Bonobo explains how his music has changed since his 2003 breakthrough
“I spend time on the details, I think the details are where the soul is in a lot of music styles, especially electronic music,” says Simon Green (a.k.a. Bonobo), taking a break from rehearsing his latest album, The North Border, with the band he’s convened for his upcoming tour.
The North Border, which is Green’s fifth for Ninja Tune, is indeed a very soulful electronic album that’s incredibly easy to listen to, simply because it’s so beautifully textured and seamlessly constructed. It’s the sort of detailed production and maximalist minimalism that comes from a man alone in a room building and refining layer upon layer of sound.
“I don’t let the studio process be informed by whether it’s going to work live, I don’t really think about that. I think the most interesting thing is to have those challenges, it’s not really live music but it’s somehow going to work live,” says Green who started performing live with a band in 2005 after he released M For Monkey. “I didn’t want to do the nodding-into-a-laptop thing because I didn’t think that it really represented how I made the music. I’m playing a lot of instruments into the sampler. It would be a more honest representation of the record to have actual musicians play the parts that I played initially.”
Green explains that as the music evolves, so do the bands he creates to perform live. “The lineup has changed over time. It’s coming onto eight years that I’ve been doing it now, I’ve had the same drummer since day one but people come and go. I think that the way my music sounds now is different than the way it sounded in 2003, so the palette of instruments has changed and the lineup of the band has changed as well.”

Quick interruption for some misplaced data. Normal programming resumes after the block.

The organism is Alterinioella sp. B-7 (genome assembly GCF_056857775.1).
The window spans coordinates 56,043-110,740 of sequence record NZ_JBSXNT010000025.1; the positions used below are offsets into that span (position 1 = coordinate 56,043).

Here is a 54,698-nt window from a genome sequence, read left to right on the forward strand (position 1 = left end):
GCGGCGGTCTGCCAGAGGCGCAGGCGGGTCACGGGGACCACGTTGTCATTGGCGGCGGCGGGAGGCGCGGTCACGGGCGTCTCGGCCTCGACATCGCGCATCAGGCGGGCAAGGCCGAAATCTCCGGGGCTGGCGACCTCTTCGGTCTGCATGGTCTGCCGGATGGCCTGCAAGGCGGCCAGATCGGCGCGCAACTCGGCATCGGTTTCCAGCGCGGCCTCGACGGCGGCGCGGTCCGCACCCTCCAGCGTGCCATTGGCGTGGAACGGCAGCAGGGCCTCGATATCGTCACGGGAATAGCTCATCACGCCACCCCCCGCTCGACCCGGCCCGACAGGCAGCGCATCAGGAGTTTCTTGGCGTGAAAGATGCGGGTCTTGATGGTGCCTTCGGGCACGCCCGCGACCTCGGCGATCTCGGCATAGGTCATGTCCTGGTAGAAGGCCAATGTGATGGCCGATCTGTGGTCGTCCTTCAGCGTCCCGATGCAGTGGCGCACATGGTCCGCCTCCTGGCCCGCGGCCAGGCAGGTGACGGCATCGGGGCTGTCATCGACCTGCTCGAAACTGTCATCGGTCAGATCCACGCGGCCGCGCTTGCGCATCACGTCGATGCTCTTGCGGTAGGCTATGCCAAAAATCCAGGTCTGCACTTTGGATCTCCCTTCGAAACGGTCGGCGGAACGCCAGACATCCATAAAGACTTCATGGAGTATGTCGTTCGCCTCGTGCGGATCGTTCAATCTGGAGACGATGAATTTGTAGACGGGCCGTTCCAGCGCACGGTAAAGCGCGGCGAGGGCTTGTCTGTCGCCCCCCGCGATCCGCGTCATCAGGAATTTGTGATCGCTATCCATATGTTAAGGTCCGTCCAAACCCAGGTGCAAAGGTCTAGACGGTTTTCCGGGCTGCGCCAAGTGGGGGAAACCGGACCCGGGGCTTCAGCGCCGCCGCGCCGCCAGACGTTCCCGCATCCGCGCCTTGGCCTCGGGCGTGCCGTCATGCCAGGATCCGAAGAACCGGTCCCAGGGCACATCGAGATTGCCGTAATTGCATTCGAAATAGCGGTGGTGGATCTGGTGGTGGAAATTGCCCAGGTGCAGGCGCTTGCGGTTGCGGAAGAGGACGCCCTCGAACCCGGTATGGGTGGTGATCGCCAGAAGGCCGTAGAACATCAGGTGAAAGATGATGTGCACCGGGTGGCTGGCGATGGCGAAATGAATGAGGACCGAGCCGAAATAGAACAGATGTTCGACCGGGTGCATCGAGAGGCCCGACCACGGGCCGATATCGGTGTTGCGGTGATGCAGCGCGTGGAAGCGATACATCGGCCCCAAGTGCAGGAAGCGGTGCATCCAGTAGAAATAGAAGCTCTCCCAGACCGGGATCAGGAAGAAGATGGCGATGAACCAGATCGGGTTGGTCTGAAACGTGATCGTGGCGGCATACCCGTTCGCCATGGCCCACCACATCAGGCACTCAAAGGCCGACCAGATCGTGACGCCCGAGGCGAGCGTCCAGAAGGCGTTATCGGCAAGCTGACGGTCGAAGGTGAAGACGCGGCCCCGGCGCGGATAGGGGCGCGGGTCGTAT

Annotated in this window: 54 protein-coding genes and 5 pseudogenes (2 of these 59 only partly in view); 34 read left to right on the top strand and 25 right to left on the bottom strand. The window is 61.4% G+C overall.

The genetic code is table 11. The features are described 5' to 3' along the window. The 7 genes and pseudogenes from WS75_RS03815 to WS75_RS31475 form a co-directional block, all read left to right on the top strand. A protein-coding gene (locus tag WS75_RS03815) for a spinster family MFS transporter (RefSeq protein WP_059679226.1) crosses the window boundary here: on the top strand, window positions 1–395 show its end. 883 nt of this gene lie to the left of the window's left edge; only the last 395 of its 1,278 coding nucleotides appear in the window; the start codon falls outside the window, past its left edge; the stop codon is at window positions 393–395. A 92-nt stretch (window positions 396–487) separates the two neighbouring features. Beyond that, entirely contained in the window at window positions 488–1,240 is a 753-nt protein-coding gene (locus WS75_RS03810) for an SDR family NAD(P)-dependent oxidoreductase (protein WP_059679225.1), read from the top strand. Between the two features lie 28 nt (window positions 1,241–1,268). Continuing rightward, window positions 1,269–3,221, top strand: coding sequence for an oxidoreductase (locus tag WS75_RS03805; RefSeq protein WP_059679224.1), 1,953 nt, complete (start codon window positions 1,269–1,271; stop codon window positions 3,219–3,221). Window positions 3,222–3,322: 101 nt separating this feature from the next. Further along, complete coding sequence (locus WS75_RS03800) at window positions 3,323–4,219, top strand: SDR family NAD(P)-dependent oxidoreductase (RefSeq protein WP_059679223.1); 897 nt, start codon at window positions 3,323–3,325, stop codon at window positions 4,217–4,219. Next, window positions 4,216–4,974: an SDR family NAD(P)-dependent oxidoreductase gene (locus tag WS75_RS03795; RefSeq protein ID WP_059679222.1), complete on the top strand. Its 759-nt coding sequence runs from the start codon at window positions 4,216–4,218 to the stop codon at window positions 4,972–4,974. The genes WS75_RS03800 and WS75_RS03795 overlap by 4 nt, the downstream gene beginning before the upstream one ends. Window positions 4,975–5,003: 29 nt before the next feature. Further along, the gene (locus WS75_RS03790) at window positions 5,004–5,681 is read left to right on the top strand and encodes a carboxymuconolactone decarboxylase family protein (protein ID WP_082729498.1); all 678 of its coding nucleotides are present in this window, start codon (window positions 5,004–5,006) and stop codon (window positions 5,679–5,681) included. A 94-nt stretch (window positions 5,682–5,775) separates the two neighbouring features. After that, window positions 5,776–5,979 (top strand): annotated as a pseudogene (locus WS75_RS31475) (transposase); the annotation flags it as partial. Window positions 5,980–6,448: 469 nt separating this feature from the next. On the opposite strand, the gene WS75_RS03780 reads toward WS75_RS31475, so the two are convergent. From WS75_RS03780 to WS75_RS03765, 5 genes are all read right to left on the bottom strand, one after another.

Swinging from the branches
Bonobo’s sound has evolved over time, though it remains identifiably his own, and 2010’s Black Sands saw the audience for his well-honed, soulful electronic music grow by leaps and bounds. Even though he now lives in New York and the style of soulful downtempo electronic music he crafts is as deeply rooted in NYC’s Giant Step as it is in London’s soulful trip-hop heritage, he still considers himself more of a London boy, at least musically. “I’m into the UK-based scene and the abstract end of bass music has been a big influence. Even though I was living in New York I think I made a London record.”
Make no mistake, just because the man and his music have roots doesn’t mean that Bonobo’s not branching out and fruitfully experimenting with new sounds and textures. “The thing that kept it interesting for me was using different tones and sounds, I wanted to sort of strip away the jazzy elements and bring in more electronic elements but use them in a very melodic and textural way.”
Some of the tracks, like the transcendent single “Cirrus,” are heavily electronic. It will be interesting to see how Bonobo and his band resolve the challenge of performing live some of the evocative but more headily electronic tracks on The North Border. After all, part of the joy of hearing someone playing live comes from the improvisation and how a live version is different from the record—that’s where you find the soul, in the details.